Nevertheless, Ram, striving after divine science, had travelled over all of Scythia and the southern countries. Fascinated by his personal knowledge and his modesty, the priests of the black men had revealed a part of their secret knowledge to him. When he returned to the northern country, Ram was frightened at seeing the cult of human sacrifices increasing more and more among his people. He saw in it the ruin of his race. But how could he fight this custom propagated by the arrogance of the Druidesses, the ambition of the Druids, and the superstition of the people? Then another calamity befell the white men, and Ram thought he saw in it heaven's punishment of the sacrilegious cult. From their expeditions into the southern countries and from their contact with the black men, the white men had brought back a terrible disease, a kind of plague. It infected men through the bloodstream, through the sources of life. The entire body became covered with black spots. The breath became foul, the swollen limbs, eaten by ulcers, became deformed, and the sick person died in excruciating pain. The breath of the living and the smell of the dead spread the plague widely. And white men, stupefied, fell and died by the thousands in their forests, abandoned even by birds of prey.

Deeply sorrowful, Ram vainly looked for a means of salvation.

He was in the habit of meditating under an oak tree in a glade. One evening, during which he had pondered for a long time over the evils of his race, he fell asleep at the foot of the tree. In his sleep it seemed to him that a loud voice was calling him by name, and he thought he awakened. Then he saw before him a man of majestic height, clothed like himself in the white robe of the Druids. He carried a rod, around which a snake was coiled. The astonished Ram was about to ask the stranger what it meant, but the latter, taking him by the hand, made him stand up and showed him a beautiful branch of mistletoe on the very tree at the foot of which he had been resting. "O Ram!" he said, "There is the remedy you seek." Then he took from his breast a little gold pruning knife, cut the branch, and gave it to him. He murmured a few words about the way to prepare the mistletoe, and disappeared.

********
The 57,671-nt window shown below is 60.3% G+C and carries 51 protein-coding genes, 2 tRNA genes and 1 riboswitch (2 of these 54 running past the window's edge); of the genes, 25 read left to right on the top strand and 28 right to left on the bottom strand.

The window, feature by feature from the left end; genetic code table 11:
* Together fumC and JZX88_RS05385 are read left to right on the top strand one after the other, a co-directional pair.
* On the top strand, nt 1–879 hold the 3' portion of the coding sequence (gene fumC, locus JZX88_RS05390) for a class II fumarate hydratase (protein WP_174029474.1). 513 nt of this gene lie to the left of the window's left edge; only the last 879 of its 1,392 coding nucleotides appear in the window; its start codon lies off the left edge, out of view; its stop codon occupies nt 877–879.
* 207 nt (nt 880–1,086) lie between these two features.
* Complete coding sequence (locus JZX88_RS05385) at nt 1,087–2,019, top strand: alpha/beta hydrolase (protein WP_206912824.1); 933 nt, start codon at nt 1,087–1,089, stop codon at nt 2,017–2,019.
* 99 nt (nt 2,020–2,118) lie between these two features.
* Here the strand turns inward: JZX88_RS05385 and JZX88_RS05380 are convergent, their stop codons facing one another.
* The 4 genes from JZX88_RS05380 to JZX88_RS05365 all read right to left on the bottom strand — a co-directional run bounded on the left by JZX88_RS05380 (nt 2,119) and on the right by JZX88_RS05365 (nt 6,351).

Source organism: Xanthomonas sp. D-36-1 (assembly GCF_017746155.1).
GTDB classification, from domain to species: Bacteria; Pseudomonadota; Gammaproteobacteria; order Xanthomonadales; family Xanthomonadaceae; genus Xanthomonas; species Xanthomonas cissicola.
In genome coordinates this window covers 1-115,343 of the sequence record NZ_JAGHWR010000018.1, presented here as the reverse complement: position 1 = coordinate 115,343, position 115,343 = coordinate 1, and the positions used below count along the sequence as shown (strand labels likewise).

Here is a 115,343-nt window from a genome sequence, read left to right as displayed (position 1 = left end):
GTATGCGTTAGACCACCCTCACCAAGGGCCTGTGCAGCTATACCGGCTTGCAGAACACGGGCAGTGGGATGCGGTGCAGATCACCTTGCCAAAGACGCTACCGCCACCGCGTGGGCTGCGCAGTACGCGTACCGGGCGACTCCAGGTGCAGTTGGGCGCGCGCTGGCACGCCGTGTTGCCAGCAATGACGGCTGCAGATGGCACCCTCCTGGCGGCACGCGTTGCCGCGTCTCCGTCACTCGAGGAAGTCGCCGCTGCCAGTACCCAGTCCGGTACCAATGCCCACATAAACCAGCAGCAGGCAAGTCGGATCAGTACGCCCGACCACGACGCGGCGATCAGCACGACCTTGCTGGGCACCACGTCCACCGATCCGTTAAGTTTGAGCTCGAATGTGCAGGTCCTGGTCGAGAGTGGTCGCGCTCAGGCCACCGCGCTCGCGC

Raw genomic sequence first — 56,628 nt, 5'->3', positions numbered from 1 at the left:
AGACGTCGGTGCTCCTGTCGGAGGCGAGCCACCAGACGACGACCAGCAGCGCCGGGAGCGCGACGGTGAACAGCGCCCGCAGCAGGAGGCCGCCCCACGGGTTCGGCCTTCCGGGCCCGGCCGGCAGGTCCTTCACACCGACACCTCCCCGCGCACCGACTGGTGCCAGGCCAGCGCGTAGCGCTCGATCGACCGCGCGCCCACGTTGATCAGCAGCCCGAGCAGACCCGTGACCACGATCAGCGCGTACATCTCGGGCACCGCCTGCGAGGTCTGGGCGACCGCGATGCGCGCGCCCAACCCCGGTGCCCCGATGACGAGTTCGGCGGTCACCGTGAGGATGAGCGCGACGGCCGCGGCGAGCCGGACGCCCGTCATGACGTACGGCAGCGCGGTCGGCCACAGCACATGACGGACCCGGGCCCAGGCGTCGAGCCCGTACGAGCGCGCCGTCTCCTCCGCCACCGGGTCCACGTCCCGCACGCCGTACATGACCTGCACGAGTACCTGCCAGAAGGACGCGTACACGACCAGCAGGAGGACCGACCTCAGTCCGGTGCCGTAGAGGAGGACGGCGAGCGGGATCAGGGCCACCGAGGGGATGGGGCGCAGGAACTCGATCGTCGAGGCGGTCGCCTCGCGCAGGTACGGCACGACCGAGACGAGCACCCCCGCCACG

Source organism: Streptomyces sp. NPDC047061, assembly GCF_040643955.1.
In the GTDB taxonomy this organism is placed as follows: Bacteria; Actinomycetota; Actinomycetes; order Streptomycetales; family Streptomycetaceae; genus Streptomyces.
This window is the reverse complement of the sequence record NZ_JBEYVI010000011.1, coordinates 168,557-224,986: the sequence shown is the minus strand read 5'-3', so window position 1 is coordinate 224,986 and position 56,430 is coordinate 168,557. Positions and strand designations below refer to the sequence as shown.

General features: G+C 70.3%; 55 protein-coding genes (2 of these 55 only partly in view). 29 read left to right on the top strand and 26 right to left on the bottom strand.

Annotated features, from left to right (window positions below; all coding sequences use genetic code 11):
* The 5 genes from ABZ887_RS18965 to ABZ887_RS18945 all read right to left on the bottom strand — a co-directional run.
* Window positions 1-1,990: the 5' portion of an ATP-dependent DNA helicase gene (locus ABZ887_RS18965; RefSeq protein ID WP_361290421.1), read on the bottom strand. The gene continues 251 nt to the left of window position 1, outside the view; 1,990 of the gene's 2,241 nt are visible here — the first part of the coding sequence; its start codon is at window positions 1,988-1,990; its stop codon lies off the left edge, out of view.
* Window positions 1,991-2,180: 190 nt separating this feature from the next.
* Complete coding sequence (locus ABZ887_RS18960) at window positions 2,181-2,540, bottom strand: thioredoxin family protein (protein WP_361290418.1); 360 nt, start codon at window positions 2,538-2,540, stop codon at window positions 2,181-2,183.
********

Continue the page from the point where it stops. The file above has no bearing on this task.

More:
Then Ram awakened fully, feeling very deeply comforted. An inner voice told him that he had found salvation. He prepared the mistletoe according to the instructions of the divine friend with the golden sickle. Then he made a sick man drink this brew in a fermented liquor, and the patient was cured. The marvelous healings he brought about made Ram famous in all Scythia. He was summoned everywhere for healing work. When consulted by the Druids of his tribe, he shared his discovery with them, adding that it must remain the secret of the priestly caste in order to insure its power. Ram's disciples, traveling over all Scythia with branches of mistletoe, were considered divine messengers and their master a demigod.

This event marked the origin of a new cult. From this time on, the mistletoe became a sacred plant. Ram perpetuated its fame by instituting the holiday of Noel, or of the new salvation, which he placed at the beginning of the year, calling it the Night Mother of the universe, or of the great renewal. As for the mysterious being whom Ram had seen in a dream and who had shown him the mistletoe, in the esoteric tradition of the white men of Europe he is called Aesc-heyl-hopa, which means "hope for salvation is in the forests." The Greeks called him Aesculapius, the genius of medicine who holds the magic rod in the form of a caduceus.